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Pioneering Hydroelectric Power

The pioneering phase of hydroelectric power began in 1880 in Grand Rapids, Michigan. Before 1880, water was often used in mills to turn waterwheels or turbines to grind flour and corn. After 1880, everything changed when enterprising inventor and entrepreneur William T. Powers connected a dynamo generator to a water turbine. Suddenly, the power created from falling water could be stored and transported across short distances to provide electricity. The electricity from the Grand Rapids generator was used to provide arc lighting to a nearby theater.

Power to More Customers

It wasn’t until 1895 that the electricity created by falling water could be transported to more distant customers. In August of 1895, the generators at the largest hydroelectric plant in the world began turning at Niagara Falls. The Edward Dean Adams Power Station and dam proved you could make money transmitting power over long distances to customers. It established new industry standards for producing hydroelectric power. Hydroelectric power technology spread across the country as it was adapted to local topography by communities everywhere.

Standardization of Technology

Between 1920 and 1930, more hydroelectric plants started their engines or had significant upgrades than during any other decade. Plants and dams became more standardized as the industry became more nationalized. Equipment and designs continued to adapt to the local topography, but companies started to make standard parts and equipment to sell across the country. Even the supporting buildings became more standardized, as buildings like powerhouses tended to be made of brick and steel with flat roofs.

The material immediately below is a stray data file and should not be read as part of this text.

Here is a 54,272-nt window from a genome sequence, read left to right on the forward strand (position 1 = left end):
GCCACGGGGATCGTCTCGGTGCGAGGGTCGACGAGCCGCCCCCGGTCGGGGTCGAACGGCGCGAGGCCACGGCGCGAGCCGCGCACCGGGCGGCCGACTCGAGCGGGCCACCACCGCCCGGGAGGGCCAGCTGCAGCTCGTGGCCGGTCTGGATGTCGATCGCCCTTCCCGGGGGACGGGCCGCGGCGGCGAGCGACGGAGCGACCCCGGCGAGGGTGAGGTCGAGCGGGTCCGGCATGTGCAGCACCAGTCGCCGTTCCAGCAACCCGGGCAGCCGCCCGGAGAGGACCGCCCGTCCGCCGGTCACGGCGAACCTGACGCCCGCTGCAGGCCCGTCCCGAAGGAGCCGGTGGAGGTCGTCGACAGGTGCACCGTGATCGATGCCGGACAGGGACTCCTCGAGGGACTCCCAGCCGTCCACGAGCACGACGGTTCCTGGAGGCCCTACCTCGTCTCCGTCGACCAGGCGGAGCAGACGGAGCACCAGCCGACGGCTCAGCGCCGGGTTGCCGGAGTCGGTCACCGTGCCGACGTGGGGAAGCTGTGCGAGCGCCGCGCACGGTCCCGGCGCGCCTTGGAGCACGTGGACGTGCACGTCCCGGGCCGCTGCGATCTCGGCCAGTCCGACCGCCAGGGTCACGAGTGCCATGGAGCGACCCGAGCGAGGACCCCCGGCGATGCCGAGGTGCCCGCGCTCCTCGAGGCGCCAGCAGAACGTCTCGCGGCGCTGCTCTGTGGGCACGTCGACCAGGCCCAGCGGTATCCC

Effects of the Great Depression

During the Great Depression, the demand for power decreased and improvements to hydroelectric power plants stalled. The 1930s brought increasing government regulation of the hydroelectric industry. Instead of private companies, government investment in dams blossomed under New Deal programs through agencies like the Tennessee Valley Authority (TVA) and the U.S. Army Corps of Engineers. Established in 1933, the TVA launched massive dam projects to provide flood control, irrigation and economic development, as well as electricity to local communities.

After World War II

After WWII, the post-war boom increased the demand for electricity by consumers and manufacturers. Most of the rivers that could provide hydroelectricity had already been dammed, and utilities started building large-scale steam power plants.

Today’s Power

To meet Georgia’s growing demand for energy, Georgia Power considers a wide range of energy resources. From coal to solar, our diverse energy options allow us to provide reliable, safe and affordable energy to our customers. As an environmental steward, Georgia Power is constantly researching the effectiveness of new energy sources as we strive to lessen our impact on the environment.